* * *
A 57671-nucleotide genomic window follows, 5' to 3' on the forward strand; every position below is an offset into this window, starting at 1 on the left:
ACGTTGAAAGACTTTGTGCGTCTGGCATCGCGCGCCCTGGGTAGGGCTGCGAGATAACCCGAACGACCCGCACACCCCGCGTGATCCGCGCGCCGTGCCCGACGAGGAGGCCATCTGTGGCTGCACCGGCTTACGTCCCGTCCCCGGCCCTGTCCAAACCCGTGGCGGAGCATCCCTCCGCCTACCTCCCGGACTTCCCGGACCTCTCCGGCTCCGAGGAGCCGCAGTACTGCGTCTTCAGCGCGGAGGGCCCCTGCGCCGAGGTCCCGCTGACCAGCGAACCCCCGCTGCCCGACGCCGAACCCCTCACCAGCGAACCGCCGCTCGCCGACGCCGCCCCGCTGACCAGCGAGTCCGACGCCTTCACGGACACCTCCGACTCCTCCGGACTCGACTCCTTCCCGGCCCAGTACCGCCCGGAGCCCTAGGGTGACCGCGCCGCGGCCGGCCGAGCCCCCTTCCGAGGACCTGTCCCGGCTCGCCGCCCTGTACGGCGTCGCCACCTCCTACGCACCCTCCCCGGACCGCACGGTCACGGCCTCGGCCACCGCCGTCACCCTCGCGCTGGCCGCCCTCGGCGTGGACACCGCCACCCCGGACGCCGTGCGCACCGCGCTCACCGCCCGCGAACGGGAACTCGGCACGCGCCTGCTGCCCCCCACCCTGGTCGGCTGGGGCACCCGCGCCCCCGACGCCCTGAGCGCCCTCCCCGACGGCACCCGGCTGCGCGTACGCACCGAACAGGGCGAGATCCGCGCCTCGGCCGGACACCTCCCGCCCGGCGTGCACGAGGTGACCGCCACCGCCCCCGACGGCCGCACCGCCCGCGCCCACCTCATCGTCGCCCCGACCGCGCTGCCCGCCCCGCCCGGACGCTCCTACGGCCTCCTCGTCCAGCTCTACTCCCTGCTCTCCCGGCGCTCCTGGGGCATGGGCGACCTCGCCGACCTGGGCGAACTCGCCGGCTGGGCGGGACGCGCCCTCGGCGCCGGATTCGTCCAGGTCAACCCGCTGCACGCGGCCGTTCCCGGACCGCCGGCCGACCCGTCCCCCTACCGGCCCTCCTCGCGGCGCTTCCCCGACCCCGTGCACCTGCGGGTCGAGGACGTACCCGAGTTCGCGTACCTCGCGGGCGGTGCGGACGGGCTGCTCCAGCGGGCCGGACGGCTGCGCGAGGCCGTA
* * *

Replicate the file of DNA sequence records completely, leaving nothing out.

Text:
A 57671-nucleotide genomic window follows, 5' to 3' on the forward strand; every position below is an offset into this window, starting at 1 on the left:
ACGTTGAAAGACTTTGTGCGTCTGGCATCGCGCGCCCTGGGTAGGGCTGCGAGATAACCCGAACGACCCGCACACCCCGCGTGATCCGCGCGCCGTGCCCGACGAGGAGGCCATCTGTGGCTGCACCGGCTTACGTCCCGTCCCCGGCCCTGTCCAAACCCGTGGCGGAGCATCCCTCCGCCTACCTCCCGGACTTCCCGGACCTCTCCGGCTCCGAGGAGCCGCAGTACTGCGTCTTCAGCGCGGAGGGCCCCTGCGCCGAGGTCCCGCTGACCAGCGAACCCCCGCTGCCCGACGCCGAACCCCTCACCAGCGAACCGCCGCTCGCCGACGCCGCCCCGCTGACCAGCGAGTCCGACGCCTTCACGGACACCTCCGACTCCTCCGGACTCGACTCCTTCCCGGCCCAGTACCGCCCGGAGCCCTAGGGTGACCGCGCCGCGGCCGGCCGAGCCCCCTTCCGAGGACCTGTCCCGGCTCGCCGCCCTGTACGGCGTCGCCACCTCCTACGCACCCTCCCCGGACCGCACGGTCACGGCCTCGGCCACCGCCGTCACCCTCGCGCTGGCCGCCCTCGGCGTGGACACCGCCACCCCGGACGCCGTGCGCACCGCGCTCACCGCCCGCGAACGGGAACTCGGCACGCGCCTGCTGCCCCCCACCCTGGTCGGCTGGGGCACCCGCGCCCCCGACGCCCTGAGCGCCCTCCCCGACGGCACCCGGCTGCGCGTACGCACCGAACAGGGCGAGATCCGCGCCTCGGCCGGACACCTCCCGCCCGGCGTGCACGAGGTGACCGCCACCGCCCCCGACGGCCGCACCGCCCGCGCCCACCTCATCGTCGCCCCGACCGCGCTGCCCGCCCCGCCCGGACGCTCCTACGGCCTCCTCGTCCAGCTCTACTCCCTGCTCTCCCGGCGCTCCTGGGGCATGGGCGACCTCGCCGACCTGGGCGAACTCGCCGGCTGGGCGGGACGCGCCCTCGGCGCCGGATTCGTCCAGGTCAACCCGCTGCACGCGGCCGTTCCCGGACCGCCGGCCGACCCGTCCCCCTACCGGCCCTCCTCGCGGCGCTTCCCCGACCCCGTGCACCTGCGGGTCGAGGACGTACCCGAGTTCGCGTACCTCGCGGGCGGTGCGGACGGGCTGCTCCAGCGGGCCGGACGGCTGCGCGAGGCCGTA